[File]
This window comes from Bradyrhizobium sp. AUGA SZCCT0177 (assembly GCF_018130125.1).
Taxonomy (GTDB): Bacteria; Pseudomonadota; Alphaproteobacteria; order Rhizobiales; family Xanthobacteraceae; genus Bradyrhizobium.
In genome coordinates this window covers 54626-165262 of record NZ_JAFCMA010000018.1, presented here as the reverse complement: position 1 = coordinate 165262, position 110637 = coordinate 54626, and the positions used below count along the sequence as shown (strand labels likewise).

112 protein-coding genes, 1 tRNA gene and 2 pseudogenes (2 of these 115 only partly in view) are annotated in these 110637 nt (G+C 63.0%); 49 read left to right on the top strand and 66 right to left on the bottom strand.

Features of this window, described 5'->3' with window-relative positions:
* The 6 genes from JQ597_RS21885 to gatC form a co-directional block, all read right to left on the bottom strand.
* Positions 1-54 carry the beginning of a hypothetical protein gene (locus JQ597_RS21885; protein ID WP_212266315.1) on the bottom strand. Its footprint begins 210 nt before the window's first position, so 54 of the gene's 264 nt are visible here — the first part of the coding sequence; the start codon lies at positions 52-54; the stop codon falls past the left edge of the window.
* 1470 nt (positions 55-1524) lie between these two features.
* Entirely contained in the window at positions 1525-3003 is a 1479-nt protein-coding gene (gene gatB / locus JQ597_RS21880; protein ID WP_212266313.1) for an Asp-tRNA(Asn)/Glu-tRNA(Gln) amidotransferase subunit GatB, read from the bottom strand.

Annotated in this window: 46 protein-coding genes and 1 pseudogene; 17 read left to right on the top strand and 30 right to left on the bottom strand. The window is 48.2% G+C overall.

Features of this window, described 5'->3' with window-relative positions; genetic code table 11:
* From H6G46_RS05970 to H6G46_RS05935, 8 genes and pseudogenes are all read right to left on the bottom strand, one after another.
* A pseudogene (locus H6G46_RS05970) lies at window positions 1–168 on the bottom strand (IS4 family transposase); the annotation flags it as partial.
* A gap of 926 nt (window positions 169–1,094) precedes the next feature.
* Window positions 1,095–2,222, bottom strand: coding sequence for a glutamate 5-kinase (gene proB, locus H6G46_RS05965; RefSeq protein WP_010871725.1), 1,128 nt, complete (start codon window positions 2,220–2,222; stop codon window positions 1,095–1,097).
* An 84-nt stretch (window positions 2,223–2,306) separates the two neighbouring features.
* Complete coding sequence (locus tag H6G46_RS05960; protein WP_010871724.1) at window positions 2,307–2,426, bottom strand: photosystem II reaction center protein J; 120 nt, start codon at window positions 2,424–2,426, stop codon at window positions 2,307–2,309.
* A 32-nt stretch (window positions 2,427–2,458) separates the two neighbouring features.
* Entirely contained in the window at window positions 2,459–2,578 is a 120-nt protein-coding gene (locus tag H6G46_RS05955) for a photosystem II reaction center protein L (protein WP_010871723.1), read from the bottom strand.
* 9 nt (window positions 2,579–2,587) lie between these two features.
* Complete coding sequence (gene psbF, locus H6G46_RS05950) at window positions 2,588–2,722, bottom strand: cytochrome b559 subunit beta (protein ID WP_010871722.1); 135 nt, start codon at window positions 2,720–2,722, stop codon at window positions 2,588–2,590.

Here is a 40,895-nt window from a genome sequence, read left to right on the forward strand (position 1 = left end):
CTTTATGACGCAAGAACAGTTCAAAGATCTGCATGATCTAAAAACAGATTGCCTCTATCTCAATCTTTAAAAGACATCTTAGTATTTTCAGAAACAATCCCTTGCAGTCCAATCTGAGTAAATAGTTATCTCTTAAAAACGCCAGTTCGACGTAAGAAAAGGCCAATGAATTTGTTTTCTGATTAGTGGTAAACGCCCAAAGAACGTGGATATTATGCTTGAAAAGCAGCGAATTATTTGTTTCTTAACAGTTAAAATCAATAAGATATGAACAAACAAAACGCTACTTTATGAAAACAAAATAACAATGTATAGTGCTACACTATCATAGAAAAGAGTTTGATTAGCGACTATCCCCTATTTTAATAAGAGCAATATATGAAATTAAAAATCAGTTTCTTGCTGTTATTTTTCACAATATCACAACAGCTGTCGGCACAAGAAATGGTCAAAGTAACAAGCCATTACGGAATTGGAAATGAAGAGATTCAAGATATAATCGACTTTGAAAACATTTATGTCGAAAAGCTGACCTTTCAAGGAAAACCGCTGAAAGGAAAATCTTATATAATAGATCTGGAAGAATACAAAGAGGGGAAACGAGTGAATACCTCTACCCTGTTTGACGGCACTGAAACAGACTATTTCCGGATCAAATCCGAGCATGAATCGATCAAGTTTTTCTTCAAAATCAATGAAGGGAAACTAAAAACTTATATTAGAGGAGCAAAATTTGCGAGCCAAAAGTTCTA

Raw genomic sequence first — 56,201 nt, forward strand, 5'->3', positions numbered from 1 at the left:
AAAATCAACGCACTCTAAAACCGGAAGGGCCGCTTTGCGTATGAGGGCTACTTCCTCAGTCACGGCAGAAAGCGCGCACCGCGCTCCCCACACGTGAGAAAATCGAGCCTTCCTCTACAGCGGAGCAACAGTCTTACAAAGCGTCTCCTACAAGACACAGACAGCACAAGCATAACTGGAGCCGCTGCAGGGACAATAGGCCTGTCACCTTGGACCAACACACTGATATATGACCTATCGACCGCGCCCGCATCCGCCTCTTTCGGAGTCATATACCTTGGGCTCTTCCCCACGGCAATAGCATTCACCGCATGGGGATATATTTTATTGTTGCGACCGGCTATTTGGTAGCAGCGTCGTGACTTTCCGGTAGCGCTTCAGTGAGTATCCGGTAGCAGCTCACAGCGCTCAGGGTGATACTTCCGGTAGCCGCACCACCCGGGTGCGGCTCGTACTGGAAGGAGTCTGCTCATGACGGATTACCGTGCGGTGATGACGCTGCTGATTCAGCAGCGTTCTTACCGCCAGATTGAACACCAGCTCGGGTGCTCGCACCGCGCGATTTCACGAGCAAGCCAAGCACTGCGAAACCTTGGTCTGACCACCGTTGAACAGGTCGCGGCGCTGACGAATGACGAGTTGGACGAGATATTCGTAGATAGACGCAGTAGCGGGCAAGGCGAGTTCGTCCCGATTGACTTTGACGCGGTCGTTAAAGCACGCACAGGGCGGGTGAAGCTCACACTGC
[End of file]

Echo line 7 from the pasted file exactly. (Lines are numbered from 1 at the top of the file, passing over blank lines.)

* Positions 1-54 carry the beginning of a hypothetical protein gene (locus JQ597_RS21885; protein ID WP_212266315.1) on the bottom strand. Its footprint begins 210 nt before the window's first position, so 54 of the gene's 264 nt are visible here — the first part of the coding sequence; the start codon lies at positions 52-54; the stop codon falls past the left edge of the window.